Abstract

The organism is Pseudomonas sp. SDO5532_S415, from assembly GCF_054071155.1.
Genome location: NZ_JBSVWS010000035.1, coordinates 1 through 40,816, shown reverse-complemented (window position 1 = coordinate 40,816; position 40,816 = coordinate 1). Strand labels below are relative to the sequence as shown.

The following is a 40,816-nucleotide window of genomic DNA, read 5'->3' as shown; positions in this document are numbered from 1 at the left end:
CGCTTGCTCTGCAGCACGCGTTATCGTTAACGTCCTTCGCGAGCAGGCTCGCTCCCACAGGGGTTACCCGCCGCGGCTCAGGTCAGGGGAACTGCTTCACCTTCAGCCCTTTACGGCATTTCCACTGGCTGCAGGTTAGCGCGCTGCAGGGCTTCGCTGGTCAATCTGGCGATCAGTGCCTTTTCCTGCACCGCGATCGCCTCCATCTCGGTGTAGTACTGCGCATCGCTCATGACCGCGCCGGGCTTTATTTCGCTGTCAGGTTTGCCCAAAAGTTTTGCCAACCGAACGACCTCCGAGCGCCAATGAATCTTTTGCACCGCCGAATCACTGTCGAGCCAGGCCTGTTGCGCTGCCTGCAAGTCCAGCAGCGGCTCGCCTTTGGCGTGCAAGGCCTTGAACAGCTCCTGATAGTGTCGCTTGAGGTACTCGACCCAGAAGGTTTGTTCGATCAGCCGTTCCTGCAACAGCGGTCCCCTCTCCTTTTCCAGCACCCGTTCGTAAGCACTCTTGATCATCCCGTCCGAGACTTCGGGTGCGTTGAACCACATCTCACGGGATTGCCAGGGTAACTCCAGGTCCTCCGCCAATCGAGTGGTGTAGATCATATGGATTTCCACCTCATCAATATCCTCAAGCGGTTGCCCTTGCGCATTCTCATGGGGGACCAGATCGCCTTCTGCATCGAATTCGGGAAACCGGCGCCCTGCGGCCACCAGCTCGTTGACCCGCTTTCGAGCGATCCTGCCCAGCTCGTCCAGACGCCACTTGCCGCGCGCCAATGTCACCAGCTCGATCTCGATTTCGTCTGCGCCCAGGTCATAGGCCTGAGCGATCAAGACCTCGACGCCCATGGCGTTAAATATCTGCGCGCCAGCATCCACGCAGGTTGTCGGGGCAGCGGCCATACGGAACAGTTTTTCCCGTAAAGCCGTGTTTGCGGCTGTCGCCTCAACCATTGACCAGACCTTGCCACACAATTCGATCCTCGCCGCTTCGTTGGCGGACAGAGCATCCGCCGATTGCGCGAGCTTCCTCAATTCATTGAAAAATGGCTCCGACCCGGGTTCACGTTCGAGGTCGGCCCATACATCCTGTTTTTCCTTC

Drilling at Site 549, located on the Goban Spur in the northern Bay of Biscay (Irish continental margin), penetrated an apparently continuous section of upper Eocene–lower Oligocene nannofossil chalks. The Eocene-Oligocene boundary as identified by nannofossils does not coincide with that recognized using planktonic foraminifers. Regardless of which biostratigraphic criteria are used, no dramatic nannofloral or planktonic foraminiferal change occurred at the boundary. There was a gradual transition from warm-water to cool-water assemblages through the late Eocene, with more intense cooling indicated by low-diversity assemblages in lower Oligocene sediments. A bottom-water temperature drop occurred in the late Eocene through early Oligocene as indicated by an 18O enrichment in benthic foraminifers, although some of this enrichment may have been caused by increased ice volume. A major benthic foraminiferal faunal change, from a Nuttallides truempyi–dominated assemblage to one dominated by wide- and long-ranging taxa, occurred in the early late Eocene. No major benthic assemblage changes occurred at the Eocene-Oligocene boundary.

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